Final thing: plain, black, silk tie.  For funerals.  Every man must have one.  And if you ever wear a dinner suit (tuxedo), the same in a bow.

 

Regarding tie length, apart from your height/weight there are two more factors: I personally have a larger collar size than the rest of me would suggest.  Sometimes I find ties a little short.  And it also depends which knot you prefer.  If you have a lined tie and like a windsor knot, a longer one might be useful.  If you're average size in other respects and prefer a four in hand, regular is fine.  I would advise you to learn the Pratt/Shelby knot as a middle way between the two - nice and triangular like the first, but better for a shorter tie like the second.  And for a knitted tie, double four in hand will make Styleforum love you.

post #22663 of 28721

Tray, depending on your definitions of "inexpensive", search out the "Poor Man's Watch Thread", or for higher end, "The Watch Appreciation Thread".  There is also a thread where someone asked for the best watch under five grand US.  They are all under the Classic Menswear side, i.e. here.

post #22664 of 28721
Quote:
Originally Posted by mimo View Post

Massively helpful necktie screed (Click to show)
Kresso: I agree with Shoelove on what is salvageable.  The differences between ties are normally the weight and quality of the silk (although there are many different weaves within the boundaries of high quality too; search some threads about ties!).  The other major difference is whether it's lined (with some soft material to give it some substance) or unlined, instead using additional folds of silk to give it body: you'll see expressions like "seven fold" meaning, well, you can work it out.  The unlined ones are usually more expensive.  They also take a bit more looking after.

If you want to replace a bunch of ties cheaply, then try www.thetiebar.com.  There's nothing too fabulous there, but it's all better than polyester.  And you can get a decent selection of ties for your hundred bucks while you acquire more high quality ones over time.  I'd suggest a couple of silk knits with no pattern for casual SF-approved-ness; green, navy, rust would be my colour choices (and I personally hate knits with patterns).  Then your business specials: solids or very small pin dots/patterns in dark navy, burgundy, brown, olive green, and then perhaps an occasional lighter pattern but still quite muted, in one of those colour families.  For variety, you might like to add a heavy wool tie or two - olive, burnt orange are nice mixes with this texture I find, and tend to go with the more country-style clothes that you'd use them with.  And one more, perhaps a regimental stripe: red and blue, blue and green, but not too bright and keep it simple, with the more sober colour being the dominant one.  You don't want to look like an air hostess.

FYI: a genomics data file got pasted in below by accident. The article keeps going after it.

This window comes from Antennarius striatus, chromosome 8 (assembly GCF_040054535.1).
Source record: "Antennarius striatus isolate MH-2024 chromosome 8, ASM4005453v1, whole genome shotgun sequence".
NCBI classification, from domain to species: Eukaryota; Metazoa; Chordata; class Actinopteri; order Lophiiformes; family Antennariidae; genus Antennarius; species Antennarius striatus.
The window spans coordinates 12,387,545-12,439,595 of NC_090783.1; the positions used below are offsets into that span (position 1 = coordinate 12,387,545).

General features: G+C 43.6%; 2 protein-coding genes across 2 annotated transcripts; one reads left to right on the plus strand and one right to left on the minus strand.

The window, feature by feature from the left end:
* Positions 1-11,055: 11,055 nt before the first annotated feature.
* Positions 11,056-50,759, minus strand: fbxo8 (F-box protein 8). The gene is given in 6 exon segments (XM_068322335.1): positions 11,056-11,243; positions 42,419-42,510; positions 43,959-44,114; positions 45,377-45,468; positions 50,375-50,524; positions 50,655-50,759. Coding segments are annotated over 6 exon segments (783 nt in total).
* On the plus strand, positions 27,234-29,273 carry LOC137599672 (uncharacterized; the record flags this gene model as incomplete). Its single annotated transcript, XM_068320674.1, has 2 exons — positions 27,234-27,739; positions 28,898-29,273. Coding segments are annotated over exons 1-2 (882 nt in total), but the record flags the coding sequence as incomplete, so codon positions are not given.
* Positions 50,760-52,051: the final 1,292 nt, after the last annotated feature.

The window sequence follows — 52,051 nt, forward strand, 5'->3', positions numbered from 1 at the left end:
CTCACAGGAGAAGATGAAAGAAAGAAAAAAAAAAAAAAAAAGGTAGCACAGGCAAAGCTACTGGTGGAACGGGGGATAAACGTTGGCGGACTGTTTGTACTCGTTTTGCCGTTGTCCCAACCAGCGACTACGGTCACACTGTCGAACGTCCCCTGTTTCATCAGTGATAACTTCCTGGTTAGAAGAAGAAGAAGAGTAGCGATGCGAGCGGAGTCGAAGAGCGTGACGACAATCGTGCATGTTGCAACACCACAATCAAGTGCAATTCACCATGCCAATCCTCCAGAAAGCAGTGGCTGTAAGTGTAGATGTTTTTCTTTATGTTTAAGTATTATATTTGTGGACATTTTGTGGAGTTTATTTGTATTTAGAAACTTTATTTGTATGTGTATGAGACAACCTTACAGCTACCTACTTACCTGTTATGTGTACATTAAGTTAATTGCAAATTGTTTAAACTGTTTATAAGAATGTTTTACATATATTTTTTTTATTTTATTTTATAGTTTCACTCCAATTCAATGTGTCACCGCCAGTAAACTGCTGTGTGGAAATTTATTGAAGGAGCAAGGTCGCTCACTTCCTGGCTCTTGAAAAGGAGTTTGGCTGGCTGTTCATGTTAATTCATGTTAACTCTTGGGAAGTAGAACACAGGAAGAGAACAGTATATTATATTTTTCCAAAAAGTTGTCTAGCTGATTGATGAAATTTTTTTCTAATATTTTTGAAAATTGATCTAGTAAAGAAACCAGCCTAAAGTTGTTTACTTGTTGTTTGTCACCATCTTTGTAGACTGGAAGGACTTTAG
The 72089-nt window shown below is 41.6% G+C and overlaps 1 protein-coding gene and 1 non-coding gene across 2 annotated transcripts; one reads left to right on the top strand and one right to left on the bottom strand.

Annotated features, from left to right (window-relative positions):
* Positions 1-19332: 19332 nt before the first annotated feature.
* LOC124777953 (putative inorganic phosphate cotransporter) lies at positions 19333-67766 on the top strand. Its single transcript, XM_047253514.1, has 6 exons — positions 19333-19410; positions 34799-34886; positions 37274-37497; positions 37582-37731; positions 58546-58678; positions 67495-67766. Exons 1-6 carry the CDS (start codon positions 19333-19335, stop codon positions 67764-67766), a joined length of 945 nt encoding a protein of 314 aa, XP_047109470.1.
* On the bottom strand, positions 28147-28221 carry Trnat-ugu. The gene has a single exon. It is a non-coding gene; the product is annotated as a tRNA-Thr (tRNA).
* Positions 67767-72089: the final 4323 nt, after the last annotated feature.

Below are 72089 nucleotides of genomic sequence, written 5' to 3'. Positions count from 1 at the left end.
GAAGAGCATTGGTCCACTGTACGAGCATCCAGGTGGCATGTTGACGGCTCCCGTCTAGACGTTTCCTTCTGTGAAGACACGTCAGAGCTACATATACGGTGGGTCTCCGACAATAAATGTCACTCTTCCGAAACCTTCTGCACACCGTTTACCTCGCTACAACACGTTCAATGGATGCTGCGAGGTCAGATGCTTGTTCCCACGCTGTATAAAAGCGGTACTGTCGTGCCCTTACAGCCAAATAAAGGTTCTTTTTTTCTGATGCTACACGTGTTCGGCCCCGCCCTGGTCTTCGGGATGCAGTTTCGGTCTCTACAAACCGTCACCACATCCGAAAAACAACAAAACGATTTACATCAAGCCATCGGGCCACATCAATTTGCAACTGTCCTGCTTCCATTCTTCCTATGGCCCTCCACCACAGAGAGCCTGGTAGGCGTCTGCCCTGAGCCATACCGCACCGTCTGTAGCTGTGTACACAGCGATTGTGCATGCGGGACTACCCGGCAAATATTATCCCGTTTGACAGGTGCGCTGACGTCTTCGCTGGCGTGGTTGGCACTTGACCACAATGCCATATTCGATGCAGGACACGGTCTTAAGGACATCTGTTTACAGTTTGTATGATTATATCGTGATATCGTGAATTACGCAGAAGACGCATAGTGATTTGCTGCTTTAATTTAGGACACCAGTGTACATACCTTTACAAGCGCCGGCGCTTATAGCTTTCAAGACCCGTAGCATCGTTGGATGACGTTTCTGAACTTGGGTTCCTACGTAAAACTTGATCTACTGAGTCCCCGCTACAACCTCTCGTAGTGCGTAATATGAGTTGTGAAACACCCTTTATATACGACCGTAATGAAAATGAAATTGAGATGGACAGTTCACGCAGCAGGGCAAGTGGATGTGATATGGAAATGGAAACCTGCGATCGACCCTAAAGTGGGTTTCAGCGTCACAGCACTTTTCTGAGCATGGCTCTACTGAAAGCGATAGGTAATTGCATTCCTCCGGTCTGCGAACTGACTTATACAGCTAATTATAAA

Final thing: plain, black, silk tie.  For funerals.  Every man must have one.  And if you ever wear a dinner suit (tuxedo), the same in a bow.

Regarding tie length, apart from your height/weight there are two more factors: I personally have a larger collar size than the rest of me would suggest.  Sometimes I find ties a little short.  And it also depends which knot you prefer.  If you have a lined tie and like a windsor knot, a longer one might be useful.  If you're average size in other respects and prefer a four in hand, regular is fine.  I would advise you to learn the Pratt/Shelby knot as a middle way between the two - nice and triangular like the first, but better for a shorter tie like the second.  And for a knitted tie, double four in hand will make Styleforum love you.

If every guy out there who knew jack about ties followed this advice, the world would be a better place. Well done.
post #22665 of 28721
Is $799 a good price for a NWT 100% cotton Brunello Cucinelli suit? Solid grey.